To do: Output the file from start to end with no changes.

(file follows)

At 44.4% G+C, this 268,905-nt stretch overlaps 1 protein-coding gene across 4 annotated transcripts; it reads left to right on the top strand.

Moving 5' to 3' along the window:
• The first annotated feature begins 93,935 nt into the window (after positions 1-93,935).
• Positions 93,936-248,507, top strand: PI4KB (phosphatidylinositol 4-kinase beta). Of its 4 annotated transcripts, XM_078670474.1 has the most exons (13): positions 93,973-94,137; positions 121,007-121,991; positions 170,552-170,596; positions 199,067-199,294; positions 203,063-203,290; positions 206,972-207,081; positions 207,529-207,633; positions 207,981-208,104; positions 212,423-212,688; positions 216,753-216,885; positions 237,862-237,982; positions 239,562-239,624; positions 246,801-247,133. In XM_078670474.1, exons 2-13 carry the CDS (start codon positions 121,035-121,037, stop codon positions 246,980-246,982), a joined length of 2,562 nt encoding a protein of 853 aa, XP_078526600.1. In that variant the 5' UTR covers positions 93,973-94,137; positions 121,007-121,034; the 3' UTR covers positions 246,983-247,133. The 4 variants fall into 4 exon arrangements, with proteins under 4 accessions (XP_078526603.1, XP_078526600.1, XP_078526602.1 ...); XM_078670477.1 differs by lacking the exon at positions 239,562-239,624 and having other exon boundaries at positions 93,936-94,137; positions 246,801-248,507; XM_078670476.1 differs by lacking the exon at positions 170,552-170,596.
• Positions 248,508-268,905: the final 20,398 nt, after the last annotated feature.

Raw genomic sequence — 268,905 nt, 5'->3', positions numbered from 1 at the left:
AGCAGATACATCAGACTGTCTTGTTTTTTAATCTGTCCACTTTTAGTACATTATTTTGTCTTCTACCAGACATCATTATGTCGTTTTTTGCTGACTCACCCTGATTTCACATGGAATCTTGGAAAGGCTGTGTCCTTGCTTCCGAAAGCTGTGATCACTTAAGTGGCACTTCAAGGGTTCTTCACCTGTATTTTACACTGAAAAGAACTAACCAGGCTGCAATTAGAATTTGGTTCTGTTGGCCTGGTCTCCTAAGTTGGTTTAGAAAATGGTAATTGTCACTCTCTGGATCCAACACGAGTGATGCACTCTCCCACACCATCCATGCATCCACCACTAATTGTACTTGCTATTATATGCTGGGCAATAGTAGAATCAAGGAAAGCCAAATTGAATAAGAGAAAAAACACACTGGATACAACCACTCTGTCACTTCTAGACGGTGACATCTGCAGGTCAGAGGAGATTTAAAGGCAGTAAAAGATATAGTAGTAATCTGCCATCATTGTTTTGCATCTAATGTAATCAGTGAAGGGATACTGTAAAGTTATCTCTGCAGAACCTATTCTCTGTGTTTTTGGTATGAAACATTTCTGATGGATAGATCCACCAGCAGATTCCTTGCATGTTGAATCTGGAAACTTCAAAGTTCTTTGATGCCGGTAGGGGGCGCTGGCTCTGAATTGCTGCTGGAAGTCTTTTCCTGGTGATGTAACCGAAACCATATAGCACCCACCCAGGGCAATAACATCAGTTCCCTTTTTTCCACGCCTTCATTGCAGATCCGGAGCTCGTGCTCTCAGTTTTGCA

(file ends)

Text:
At 44.4% G+C, this 268,905-nt stretch overlaps 1 protein-coding gene across 4 annotated transcripts; it reads left to right on the top strand.

Moving 5' to 3' along the window:
• The first annotated feature begins 93,935 nt into the window (after positions 1-93,935).
• Positions 93,936-248,507, top strand: PI4KB (phosphatidylinositol 4-kinase beta). Of its 4 annotated transcripts, XM_078670474.1 has the most exons (13): positions 93,973-94,137; positions 121,007-121,991; positions 170,552-170,596; positions 199,067-199,294; positions 203,063-203,290; positions 206,972-207,081; positions 207,529-207,633; positions 207,981-208,104; positions 212,423-212,688; positions 216,753-216,885; positions 237,862-237,982; positions 239,562-239,624; positions 246,801-247,133. In XM_078670474.1, exons 2-13 carry the CDS (start codon positions 121,035-121,037, stop codon positions 246,980-246,982), a joined length of 2,562 nt encoding a protein of 853 aa, XP_078526600.1. In that variant the 5' UTR covers positions 93,973-94,137; positions 121,007-121,034; the 3' UTR covers positions 246,983-247,133. The 4 variants fall into 4 exon arrangements, with proteins under 4 accessions (XP_078526603.1, XP_078526600.1, XP_078526602.1 ...); XM_078670477.1 differs by lacking the exon at positions 239,562-239,624 and having other exon boundaries at positions 93,936-94,137; positions 246,801-248,507; XM_078670476.1 differs by lacking the exon at positions 170,552-170,596.
• Positions 248,508-268,905: the final 20,398 nt, after the last annotated feature.

Raw genomic sequence — 268,905 nt, 5'->3', positions numbered from 1 at the left:
AGCAGATACATCAGACTGTCTTGTTTTTTAATCTGTCCACTTTTAGTACATTATTTTGTCTTCTACCAGACATCATTATGTCGTTTTTTGCTGACTCACCCTGATTTCACATGGAATCTTGGAAAGGCTGTGTCCTTGCTTCCGAAAGCTGTGATCACTTAAGTGGCACTTCAAGGGTTCTTCACCTGTATTTTACACTGAAAAGAACTAACCAGGCTGCAATTAGAATTTGGTTCTGTTGGCCTGGTCTCCTAAGTTGGTTTAGAAAATGGTAATTGTCACTCTCTGGATCCAACACGAGTGATGCACTCTCCCACACCATCCATGCATCCACCACTAATTGTACTTGCTATTATATGCTGGGCAATAGTAGAATCAAGGAAAGCCAAATTGAATAAGAGAAAAAACACACTGGATACAACCACTCTGTCACTTCTAGACGGTGACATCTGCAGGTCAGAGGAGATTTAAAGGCAGTAAAAGATATAGTAGTAATCTGCCATCATTGTTTTGCATCTAATGTAATCAGTGAAGGGATACTGTAAAGTTATCTCTGCAGAACCTATTCTCTGTGTTTTTGGTATGAAACATTTCTGATGGATAGATCCACCAGCAGATTCCTTGCATGTTGAATCTGGAAACTTCAAAGTTCTTTGATGCCGGTAGGGGGCGCTGGCTCTGAATTGCTGCTGGAAGTCTTTTCCTGGTGATGTAACCGAAACCATATAGCACCCACCCAGGGCAATAACATCAGTTCCCTTTTTTCCACGCCTTCATTGCAGATCCGGAGCTCGTGCTCTCAGTTTTGCA